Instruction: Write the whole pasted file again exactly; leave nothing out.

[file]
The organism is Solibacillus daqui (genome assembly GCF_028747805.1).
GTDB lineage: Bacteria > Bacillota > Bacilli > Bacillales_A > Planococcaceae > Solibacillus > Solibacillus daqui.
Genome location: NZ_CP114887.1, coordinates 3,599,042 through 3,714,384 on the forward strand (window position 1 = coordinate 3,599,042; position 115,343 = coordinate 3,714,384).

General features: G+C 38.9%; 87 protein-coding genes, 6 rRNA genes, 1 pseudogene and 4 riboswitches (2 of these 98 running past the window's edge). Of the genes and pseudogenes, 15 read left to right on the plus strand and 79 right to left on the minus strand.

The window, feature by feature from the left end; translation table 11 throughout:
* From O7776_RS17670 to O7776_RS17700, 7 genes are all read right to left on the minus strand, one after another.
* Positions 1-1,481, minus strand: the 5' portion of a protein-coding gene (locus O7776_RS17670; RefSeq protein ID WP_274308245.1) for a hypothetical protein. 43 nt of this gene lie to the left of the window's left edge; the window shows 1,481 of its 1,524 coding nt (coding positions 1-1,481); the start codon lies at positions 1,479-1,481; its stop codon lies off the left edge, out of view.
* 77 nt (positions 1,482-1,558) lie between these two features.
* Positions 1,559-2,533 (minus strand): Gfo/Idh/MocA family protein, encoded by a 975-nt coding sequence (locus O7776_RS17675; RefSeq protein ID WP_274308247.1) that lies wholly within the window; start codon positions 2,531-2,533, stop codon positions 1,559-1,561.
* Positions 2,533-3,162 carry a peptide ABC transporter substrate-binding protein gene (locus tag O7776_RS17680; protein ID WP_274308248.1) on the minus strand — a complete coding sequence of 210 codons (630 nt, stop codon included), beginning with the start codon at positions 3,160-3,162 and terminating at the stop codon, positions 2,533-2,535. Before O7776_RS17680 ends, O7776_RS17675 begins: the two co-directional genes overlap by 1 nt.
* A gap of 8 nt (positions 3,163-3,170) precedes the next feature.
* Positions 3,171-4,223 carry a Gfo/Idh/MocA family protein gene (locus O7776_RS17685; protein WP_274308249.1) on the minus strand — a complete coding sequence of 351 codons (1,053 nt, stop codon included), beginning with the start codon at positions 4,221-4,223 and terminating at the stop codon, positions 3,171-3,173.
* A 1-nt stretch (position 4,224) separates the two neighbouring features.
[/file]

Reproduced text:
The organism is Solibacillus daqui (genome assembly GCF_028747805.1).
GTDB lineage: Bacteria > Bacillota > Bacilli > Bacillales_A > Planococcaceae > Solibacillus > Solibacillus daqui.
Genome location: NZ_CP114887.1, coordinates 3,599,042 through 3,714,384 on the forward strand (window position 1 = coordinate 3,599,042; position 115,343 = coordinate 3,714,384).

General features: G+C 38.9%; 87 protein-coding genes, 6 rRNA genes, 1 pseudogene and 4 riboswitches (2 of these 98 running past the window's edge). Of the genes and pseudogenes, 15 read left to right on the plus strand and 79 right to left on the minus strand.

The window, feature by feature from the left end; translation table 11 throughout:
* From O7776_RS17670 to O7776_RS17700, 7 genes are all read right to left on the minus strand, one after another.
* Positions 1-1,481, minus strand: the 5' portion of a protein-coding gene (locus O7776_RS17670; RefSeq protein ID WP_274308245.1) for a hypothetical protein. 43 nt of this gene lie to the left of the window's left edge; the window shows 1,481 of its 1,524 coding nt (coding positions 1-1,481); the start codon lies at positions 1,479-1,481; its stop codon lies off the left edge, out of view.
* 77 nt (positions 1,482-1,558) lie between these two features.
* Positions 1,559-2,533 (minus strand): Gfo/Idh/MocA family protein, encoded by a 975-nt coding sequence (locus O7776_RS17675; RefSeq protein ID WP_274308247.1) that lies wholly within the window; start codon positions 2,531-2,533, stop codon positions 1,559-1,561.
* Positions 2,533-3,162 carry a peptide ABC transporter substrate-binding protein gene (locus tag O7776_RS17680; protein ID WP_274308248.1) on the minus strand — a complete coding sequence of 210 codons (630 nt, stop codon included), beginning with the start codon at positions 3,160-3,162 and terminating at the stop codon, positions 2,533-2,535. Before O7776_RS17680 ends, O7776_RS17675 begins: the two co-directional genes overlap by 1 nt.
* A gap of 8 nt (positions 3,163-3,170) precedes the next feature.
* Positions 3,171-4,223 carry a Gfo/Idh/MocA family protein gene (locus O7776_RS17685; protein WP_274308249.1) on the minus strand — a complete coding sequence of 351 codons (1,053 nt, stop codon included), beginning with the start codon at positions 4,221-4,223 and terminating at the stop codon, positions 3,171-3,173.
* A 1-nt stretch (position 4,224) separates the two neighbouring features.